<p>Is the social life that abysmal at case? Oh well, I'm not that party frat boy anyhow. Well, i guess the comparison is which school as the better research/corporate opp for undergrads in Engineering and where do case undergrads in ChemE go for grad school, jobs, ...</p>

<p>hey caliburx417, </p>

<p>which college did you end up choosing and why? i'm in the same situation right now that you were in about cornell and case western.
also, which engineering field did you go into?</p>

<p>I'd say Case. I'm looking at that school also for Biology major, pre-med advising and I really like it. If it's offering you that much money AND you have to worry about Grad school, say you apply to another ivy for that, that'll be a LOT of money. </p>

<p>You should think about future plans in conjunction with this as well.</p>

<p>^^Because someone who last logged on 5 years is totally going to respond to you -_-</p>

<p>Well, its a difficult decision for sure. I was thinking about pre-med in Case for next fall too. (It would be almost free compared to the other university I had in mind). I wish you good luck with deciding !!</p>

<p>meadow36 Hahahaha, just noticed.</p>

<p>Go to case. I looked at cornell but it seemed really difficult to switch between the engineering school and the arts and sciences school. At case you don't have any hoops to jump through. I'm engineering at Case and the courses are just as rigorous as an ivy, as in, very rigorous. I agree that grad schools will definitely know case for what it is and I know a lot of premed people who all really love Case. Also, the social scene is whatever you make of it. Personally, I'm not a loner or anything and I find plenty to do at Case and love it.</p>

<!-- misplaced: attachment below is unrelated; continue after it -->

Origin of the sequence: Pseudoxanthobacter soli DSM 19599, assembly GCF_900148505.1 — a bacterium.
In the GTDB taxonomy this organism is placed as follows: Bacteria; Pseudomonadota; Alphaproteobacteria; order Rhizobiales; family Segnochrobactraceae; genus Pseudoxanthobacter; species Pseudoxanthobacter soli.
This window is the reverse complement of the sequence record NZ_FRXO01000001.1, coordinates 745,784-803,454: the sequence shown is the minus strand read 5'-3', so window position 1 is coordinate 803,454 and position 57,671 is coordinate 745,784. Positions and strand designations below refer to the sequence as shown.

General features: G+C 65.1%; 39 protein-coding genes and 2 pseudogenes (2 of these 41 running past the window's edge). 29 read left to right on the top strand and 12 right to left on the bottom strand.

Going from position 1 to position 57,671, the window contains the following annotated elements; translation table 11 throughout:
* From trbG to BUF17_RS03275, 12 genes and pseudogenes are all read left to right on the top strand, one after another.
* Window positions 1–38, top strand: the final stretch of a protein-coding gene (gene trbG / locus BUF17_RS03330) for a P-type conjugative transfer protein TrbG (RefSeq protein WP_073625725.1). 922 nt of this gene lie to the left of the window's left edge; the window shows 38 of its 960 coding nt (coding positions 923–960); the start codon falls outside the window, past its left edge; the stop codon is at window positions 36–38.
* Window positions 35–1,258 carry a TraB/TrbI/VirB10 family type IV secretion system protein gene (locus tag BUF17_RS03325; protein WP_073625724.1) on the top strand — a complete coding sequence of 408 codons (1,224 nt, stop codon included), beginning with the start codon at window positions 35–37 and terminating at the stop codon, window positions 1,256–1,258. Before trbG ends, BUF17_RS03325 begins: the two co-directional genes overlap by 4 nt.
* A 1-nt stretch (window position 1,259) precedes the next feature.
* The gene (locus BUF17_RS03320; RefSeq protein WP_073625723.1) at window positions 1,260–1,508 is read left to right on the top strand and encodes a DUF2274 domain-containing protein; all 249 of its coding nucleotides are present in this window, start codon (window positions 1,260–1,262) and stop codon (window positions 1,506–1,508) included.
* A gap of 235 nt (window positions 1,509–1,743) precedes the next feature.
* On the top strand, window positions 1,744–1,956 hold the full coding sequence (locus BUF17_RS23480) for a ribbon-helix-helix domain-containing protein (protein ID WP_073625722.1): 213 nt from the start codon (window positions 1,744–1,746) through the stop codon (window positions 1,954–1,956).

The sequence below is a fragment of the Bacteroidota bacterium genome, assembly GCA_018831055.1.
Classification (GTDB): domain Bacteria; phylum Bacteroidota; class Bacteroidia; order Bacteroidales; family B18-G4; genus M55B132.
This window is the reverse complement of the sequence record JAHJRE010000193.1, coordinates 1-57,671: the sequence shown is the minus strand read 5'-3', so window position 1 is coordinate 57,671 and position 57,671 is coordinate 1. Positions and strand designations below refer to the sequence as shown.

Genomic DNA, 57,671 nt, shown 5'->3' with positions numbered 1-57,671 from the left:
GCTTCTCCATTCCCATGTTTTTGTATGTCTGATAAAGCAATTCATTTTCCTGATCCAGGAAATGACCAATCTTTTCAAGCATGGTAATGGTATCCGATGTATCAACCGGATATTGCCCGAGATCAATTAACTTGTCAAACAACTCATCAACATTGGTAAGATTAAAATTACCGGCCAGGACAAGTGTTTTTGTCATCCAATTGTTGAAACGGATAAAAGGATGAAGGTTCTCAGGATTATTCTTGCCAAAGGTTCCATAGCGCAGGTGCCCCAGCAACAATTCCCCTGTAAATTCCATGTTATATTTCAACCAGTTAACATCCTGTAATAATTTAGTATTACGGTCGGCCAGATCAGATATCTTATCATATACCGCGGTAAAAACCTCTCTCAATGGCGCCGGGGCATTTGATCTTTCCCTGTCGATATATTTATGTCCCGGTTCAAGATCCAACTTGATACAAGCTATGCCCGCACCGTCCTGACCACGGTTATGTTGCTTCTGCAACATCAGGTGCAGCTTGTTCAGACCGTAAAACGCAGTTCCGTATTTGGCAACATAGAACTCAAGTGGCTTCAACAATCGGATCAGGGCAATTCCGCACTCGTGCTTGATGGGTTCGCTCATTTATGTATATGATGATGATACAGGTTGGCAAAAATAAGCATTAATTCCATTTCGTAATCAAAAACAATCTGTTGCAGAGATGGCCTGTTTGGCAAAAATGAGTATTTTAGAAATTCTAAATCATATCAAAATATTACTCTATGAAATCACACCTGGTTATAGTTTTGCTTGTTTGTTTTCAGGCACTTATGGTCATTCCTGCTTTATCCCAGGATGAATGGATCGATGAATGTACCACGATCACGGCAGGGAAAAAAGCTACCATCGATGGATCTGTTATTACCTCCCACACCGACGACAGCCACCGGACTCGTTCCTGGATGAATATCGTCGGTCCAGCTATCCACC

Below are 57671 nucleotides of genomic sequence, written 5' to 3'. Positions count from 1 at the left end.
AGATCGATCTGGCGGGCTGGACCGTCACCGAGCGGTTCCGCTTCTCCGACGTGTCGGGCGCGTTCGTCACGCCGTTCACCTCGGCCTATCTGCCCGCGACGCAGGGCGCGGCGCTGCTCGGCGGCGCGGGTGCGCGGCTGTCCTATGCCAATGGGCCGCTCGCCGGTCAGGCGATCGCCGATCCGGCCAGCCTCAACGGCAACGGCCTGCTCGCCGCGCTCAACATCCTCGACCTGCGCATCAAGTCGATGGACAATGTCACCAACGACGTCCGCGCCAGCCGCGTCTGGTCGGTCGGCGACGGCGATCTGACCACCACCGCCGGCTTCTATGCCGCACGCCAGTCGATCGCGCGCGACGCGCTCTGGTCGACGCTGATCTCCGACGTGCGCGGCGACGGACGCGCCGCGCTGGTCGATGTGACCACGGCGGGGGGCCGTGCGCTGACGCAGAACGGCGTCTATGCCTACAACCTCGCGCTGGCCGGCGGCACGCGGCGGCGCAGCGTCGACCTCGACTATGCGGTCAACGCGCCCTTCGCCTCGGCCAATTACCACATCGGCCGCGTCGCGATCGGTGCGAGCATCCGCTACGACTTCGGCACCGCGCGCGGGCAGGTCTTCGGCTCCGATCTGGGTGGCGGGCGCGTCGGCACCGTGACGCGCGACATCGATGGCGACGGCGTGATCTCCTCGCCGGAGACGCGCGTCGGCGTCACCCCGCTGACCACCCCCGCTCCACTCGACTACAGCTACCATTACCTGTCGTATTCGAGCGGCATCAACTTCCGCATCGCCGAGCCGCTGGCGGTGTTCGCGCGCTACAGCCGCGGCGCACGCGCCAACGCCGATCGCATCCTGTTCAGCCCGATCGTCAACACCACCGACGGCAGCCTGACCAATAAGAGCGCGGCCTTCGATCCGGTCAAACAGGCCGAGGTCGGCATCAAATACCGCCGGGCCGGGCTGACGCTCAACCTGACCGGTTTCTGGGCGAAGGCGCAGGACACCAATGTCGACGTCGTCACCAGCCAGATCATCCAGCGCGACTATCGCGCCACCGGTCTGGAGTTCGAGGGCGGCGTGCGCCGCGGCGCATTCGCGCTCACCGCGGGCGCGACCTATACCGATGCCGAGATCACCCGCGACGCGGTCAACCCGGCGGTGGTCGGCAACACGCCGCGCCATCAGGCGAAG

<p>" cornell but it seemed really difficult to switch between the engineering school and the arts and sciences school."</p>

<p>It is not "really difficult", but there is a process, it is not automatic, and transfer is not absolutely guaranteed.</p>

<p>Procedurally, you have to submit an application for inter-college transfer, talk to a few people, eg your current advisor, get some stuff signed, and then wait for the decision. </p>

<p>Cornell Arts & Sciences has its own name and standards to maintain, it is not there to take the dregs of the engineering college who merely couldn't hack it in engineering and don't really fit in the arts & sciences college. But for those who are not dregs and simply want to switch for reasons that make sense, if their plan is sane and they've done decently academically, there generally is no problem.</p>